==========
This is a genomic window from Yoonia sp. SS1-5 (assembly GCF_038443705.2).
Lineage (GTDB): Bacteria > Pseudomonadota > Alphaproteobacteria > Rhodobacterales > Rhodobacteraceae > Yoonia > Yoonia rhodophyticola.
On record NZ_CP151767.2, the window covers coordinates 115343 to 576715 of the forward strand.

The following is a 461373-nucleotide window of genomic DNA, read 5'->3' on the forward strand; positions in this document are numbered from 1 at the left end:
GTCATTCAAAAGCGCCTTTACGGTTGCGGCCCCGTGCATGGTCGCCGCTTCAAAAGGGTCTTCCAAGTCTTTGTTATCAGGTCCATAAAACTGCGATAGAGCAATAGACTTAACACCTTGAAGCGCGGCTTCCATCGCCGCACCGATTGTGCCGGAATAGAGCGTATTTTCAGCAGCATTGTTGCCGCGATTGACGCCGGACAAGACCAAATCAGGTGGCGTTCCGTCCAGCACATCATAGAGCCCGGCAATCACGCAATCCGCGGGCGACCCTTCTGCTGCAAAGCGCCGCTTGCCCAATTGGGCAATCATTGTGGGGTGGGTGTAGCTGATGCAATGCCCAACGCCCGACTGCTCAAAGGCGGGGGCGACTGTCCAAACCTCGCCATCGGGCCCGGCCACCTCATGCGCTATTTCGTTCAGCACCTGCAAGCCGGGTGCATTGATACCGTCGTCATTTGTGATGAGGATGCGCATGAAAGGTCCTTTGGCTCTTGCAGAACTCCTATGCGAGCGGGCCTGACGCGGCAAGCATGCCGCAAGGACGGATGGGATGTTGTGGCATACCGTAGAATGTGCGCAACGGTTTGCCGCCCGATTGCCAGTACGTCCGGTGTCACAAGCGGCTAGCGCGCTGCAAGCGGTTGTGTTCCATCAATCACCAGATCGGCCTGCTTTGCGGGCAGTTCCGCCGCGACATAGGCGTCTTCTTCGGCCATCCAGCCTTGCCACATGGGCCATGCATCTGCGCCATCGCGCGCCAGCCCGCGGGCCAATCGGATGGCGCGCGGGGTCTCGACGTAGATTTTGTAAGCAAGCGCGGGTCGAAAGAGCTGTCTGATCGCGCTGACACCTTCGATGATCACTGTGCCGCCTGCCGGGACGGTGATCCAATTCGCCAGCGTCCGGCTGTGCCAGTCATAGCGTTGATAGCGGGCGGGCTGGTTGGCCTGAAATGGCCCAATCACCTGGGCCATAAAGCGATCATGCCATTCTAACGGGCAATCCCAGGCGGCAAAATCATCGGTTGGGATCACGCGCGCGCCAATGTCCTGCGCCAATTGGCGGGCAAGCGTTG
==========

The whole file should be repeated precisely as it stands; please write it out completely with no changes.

This is a genomic window from Yoonia sp. SS1-5 (assembly GCF_038443705.2).
Lineage (GTDB): Bacteria > Pseudomonadota > Alphaproteobacteria > Rhodobacterales > Rhodobacteraceae > Yoonia > Yoonia rhodophyticola.
On record NZ_CP151767.2, the window covers coordinates 115343 to 576715 of the forward strand.

The following is a 461373-nucleotide window of genomic DNA, read 5'->3' on the forward strand; positions in this document are numbered from 1 at the left end:
GTCATTCAAAAGCGCCTTTACGGTTGCGGCCCCGTGCATGGTCGCCGCTTCAAAAGGGTCTTCCAAGTCTTTGTTATCAGGTCCATAAAACTGCGATAGAGCAATAGACTTAACACCTTGAAGCGCGGCTTCCATCGCCGCACCGATTGTGCCGGAATAGAGCGTATTTTCAGCAGCATTGTTGCCGCGATTGACGCCGGACAAGACCAAATCAGGTGGCGTTCCGTCCAGCACATCATAGAGCCCGGCAATCACGCAATCCGCGGGCGACCCTTCTGCTGCAAAGCGCCGCTTGCCCAATTGGGCAATCATTGTGGGGTGGGTGTAGCTGATGCAATGCCCAACGCCCGACTGCTCAAAGGCGGGGGCGACTGTCCAAACCTCGCCATCGGGCCCGGCCACCTCATGCGCTATTTCGTTCAGCACCTGCAAGCCGGGTGCATTGATACCGTCGTCATTTGTGATGAGGATGCGCATGAAAGGTCCTTTGGCTCTTGCAGAACTCCTATGCGAGCGGGCCTGACGCGGCAAGCATGCCGCAAGGACGGATGGGATGTTGTGGCATACCGTAGAATGTGCGCAACGGTTTGCCGCCCGATTGCCAGTACGTCCGGTGTCACAAGCGGCTAGCGCGCTGCAAGCGGTTGTGTTCCATCAATCACCAGATCGGCCTGCTTTGCGGGCAGTTCCGCCGCGACATAGGCGTCTTCTTCGGCCATCCAGCCTTGCCACATGGGCCATGCATCTGCGCCATCGCGCGCCAGCCCGCGGGCCAATCGGATGGCGCGCGGGGTCTCGACGTAGATTTTGTAAGCAAGCGCGGGTCGAAAGAGCTGTCTGATCGCGCTGACACCTTCGATGATCACTGTGCCGCCTGCCGGGACGGTGATCCAATTCGCCAGCGTCCGGCTGTGCCAGTCATAGCGTTGATAGCGGGCGGGCTGGTTGGCCTGAAATGGCCCAATCACCTGGGCCATAAAGCGATCATGCCATTCTAACGGGCAATCCCAGGCGGCAAAATCATCGGTTGGGATCACGCGCGCGCCAATGTCCTGCGCCAATTGGCGGGCAAGCGTTG